b) When i set a task, i generally break it up for them to complete at different stages. That way, it seems like less work and they are more likely to remember it over a period of time, rather than cramming over one session and handing in a mediocre assessment.
c) If I notice that my students get slightly complacent with their studies. I surprise them with a test. I mark it straight away and show them their not-so-great results. Then I contact their parents/carers and inform them of their childs’ prospect grade and guess what? Tomorrows a good lesson and work has been completed!
d) Motivating students is probably the most difficult part. I attempt to do this by making my take home projects and assignments as interesting as possible. I make it into a competition and the winning prize is something I know they’ll all like. Things as little as a week-long ‘lunch queue pass’ goes a long way.
e) I find that communicating with their other teachers is also very beneficial. Sometimes all it takes is an encouraging conversation with a teacher they look up to, to get spirits back up. We all need to work together to

 

  1. How do you balance all of your responsibilities? Does living as an expat ease the pressure? – Fellow teacher and considering being an expat.

(Read Qu. 11 for the first part of your question). To be honest, although my family and friends were a massive support system for me at home in London. Being here alone, just us, gave us so much extra time we never had in London. It took a while getting used to, but I think we’ve accustomed to it now. So much so that when we went back to London over the summer, my daughter felt a little overwhelmed by the amount of people that were around us.
So i guess it does ease the pressure a little, but then again, the support system isn’t there. So a bit of both i would say.

 

  1. How does teaching compare in the different countries you have taught in? Fellow teacher currently volunteering in South east Asia.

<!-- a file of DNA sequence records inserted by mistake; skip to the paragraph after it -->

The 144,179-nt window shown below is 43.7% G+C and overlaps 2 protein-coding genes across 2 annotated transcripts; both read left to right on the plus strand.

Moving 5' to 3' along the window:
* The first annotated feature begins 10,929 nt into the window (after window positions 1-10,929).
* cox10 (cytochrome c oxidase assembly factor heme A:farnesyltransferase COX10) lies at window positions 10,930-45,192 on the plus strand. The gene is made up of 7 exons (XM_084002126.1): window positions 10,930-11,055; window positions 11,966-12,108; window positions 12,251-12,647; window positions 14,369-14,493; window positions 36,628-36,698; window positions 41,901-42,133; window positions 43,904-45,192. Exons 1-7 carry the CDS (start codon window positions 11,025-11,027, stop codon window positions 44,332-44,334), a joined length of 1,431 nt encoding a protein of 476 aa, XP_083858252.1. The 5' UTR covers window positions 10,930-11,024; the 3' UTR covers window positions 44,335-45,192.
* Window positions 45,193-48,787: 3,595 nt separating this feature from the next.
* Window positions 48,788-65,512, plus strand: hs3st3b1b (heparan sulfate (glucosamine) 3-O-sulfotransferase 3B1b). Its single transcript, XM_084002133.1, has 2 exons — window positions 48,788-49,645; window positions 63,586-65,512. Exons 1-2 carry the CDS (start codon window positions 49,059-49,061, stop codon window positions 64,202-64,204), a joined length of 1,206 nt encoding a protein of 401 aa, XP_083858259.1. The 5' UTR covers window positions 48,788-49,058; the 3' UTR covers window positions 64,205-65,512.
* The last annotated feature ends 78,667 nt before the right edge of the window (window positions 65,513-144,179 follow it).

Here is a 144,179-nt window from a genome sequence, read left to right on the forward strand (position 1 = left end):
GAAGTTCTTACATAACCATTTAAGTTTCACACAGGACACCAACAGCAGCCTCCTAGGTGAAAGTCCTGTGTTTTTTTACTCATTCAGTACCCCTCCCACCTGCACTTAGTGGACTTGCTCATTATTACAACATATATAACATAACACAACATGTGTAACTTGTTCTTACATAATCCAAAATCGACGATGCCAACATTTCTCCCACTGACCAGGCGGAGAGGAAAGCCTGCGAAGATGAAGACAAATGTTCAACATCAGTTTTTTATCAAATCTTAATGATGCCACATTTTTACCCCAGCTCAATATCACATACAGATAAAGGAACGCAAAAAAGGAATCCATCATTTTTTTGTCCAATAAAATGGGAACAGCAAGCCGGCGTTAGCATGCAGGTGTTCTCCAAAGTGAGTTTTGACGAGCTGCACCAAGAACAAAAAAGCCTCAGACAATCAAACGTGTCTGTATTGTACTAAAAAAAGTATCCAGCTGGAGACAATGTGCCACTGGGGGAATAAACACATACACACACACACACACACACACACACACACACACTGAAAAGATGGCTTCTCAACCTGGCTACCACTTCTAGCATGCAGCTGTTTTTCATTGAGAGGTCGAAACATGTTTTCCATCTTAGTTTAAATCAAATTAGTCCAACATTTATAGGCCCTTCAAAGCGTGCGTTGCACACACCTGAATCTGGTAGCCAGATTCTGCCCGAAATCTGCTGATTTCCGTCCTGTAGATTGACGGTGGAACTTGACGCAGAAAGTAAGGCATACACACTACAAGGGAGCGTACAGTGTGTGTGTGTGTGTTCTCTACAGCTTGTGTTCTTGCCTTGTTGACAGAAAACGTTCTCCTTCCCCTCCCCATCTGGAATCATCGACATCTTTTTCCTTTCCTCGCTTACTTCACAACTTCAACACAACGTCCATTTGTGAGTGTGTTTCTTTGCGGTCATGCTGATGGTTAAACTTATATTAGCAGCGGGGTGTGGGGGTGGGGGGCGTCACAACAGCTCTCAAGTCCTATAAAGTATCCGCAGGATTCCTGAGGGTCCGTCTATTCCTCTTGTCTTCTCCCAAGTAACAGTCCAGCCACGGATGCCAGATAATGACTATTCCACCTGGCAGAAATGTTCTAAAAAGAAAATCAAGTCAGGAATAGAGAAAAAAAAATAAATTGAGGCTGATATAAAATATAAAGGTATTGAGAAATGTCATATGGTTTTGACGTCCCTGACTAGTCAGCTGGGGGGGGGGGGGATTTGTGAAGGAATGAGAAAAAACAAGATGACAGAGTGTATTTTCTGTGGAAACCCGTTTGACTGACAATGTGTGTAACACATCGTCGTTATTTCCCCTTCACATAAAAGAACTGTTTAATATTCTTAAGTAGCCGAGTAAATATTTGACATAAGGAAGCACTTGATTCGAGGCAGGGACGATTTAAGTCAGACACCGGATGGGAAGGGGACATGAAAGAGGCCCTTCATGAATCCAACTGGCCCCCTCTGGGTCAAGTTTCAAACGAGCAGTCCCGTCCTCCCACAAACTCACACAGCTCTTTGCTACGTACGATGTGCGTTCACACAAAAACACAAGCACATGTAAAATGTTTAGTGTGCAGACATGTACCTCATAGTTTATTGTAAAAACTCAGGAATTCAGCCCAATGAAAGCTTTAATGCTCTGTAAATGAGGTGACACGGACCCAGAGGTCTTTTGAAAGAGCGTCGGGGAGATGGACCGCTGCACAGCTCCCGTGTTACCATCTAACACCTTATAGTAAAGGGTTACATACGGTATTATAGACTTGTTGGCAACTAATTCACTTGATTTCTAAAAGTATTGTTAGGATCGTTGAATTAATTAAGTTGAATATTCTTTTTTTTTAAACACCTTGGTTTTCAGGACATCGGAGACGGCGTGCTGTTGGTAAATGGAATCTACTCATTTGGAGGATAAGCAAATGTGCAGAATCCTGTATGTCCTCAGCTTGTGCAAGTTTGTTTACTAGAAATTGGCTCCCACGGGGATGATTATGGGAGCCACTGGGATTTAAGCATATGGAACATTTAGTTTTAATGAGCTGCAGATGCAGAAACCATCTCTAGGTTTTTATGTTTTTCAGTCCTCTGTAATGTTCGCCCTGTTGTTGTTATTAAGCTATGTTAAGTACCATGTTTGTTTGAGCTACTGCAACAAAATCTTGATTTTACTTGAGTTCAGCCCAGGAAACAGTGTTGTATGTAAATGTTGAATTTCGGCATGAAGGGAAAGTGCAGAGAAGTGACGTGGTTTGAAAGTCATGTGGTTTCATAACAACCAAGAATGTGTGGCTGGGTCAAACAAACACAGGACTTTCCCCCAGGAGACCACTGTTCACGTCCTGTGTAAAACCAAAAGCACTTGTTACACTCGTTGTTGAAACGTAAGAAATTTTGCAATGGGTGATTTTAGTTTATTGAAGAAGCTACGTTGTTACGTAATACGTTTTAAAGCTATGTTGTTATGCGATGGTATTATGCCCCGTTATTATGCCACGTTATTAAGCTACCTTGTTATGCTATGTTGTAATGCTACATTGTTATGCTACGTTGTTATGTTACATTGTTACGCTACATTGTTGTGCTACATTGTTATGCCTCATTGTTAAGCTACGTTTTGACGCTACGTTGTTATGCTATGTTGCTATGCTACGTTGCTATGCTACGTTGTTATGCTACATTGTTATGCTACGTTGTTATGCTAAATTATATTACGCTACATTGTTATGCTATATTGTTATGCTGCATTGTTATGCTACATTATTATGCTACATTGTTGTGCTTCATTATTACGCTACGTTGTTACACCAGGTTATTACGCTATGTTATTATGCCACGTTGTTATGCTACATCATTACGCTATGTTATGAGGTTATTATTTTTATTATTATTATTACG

I was a little anxious before I moved from London to the UAE. I thought it’d be very different. However, children are children no matter where you go. I loved to banter with my students in London. So I was so scared that I’d probably have to stop because the new students just *wouldn’t* get it. Thing is, they do. They really do. We banter all the time. Technology has brought the world together, so it doesn’t even feel like I’ve left home sometimes. I remember I was in fits of laughter when i heard one of my student randomly sing ‘Big Shaq’s – Mans not hot’ song in my class. I felt like i was back in the heart of London with my old students.
Only thing that is a big change is the culture and language.

 

  1. How important is it to a child’s education to have a parent-teacher, relationship? Have you noticed differences between children whose parents you have contact with to children that you don’t? –Fellow expat blogger and mother to two children. mothersmonologue.com

I think a parent-teacher relationship is vital to a child’s education. I can only speak on behalf of a secondary (middle & high) school teacher. When I have regular contact with parents, and the child is aware of it, he is more likely to do his best and behave. I would usually use that as a tool to get them back on task or mention something their parent said, and guess what, before you know it, he picks up his books and moves somewhere he knows he will not be distracted. I know this may seem like just another add-on to a teacher’s never ending to-do list, but it’s a win-win in my opinion.
I’ve also learnt vital information about a child from parents – which made me alter certain things in class – that I wouldn’t otherwise have known.

 

      18. Will you stay in the UAE forever? – Teacher in California

Maybe, maybe not. So far it has been a great experience and i do not regret making this move.

       19. How much do you get paid in the UAE? – Reader from South Africa.

Nowhere near as much as i deserve.
Luckily i don’t do this for the money.

       20. I LOVE your blog and the way your write. It’s so interesting. I think if you post pictures and videos up of yourself and your experiences in the UAE, you’d get so many more views and followers. – avid reader.

Yeah I’ve been told that before. However, i’d rather be a successful blogger and be able to walk in public unnoticed, than be a face for what i write and be noticed everywhere.

 

I hope you enjoyed my first ever Q&A and it gave you an insight into what i why i do what i do.

8 thoughts on “Q&A

Add yours

  1. just waiting for you to start your homeschooling business like 😬 Lool. Seriously though, it’s really interesting to see the thought process behind how you teach x

    Liked by 1 person

  2. Wow, that really was a useful read, thank you for sharing (and answering my question 😊). When I finally leave the world of full-time mummy and delve into teaching, I’m going to pollute your life with phone calls asking for advice lol
    Looking forward to your next post! X

    Like

  3. Great post! Really think you should start vlogging. Start with a single vlog. See how it’s received and decide whether you want to continue. You can always delete your videos from YouTube. And could defo me more impactful if indeed you are trying to make an impact. So many hijabis to capture lol.

    Liked by 1 person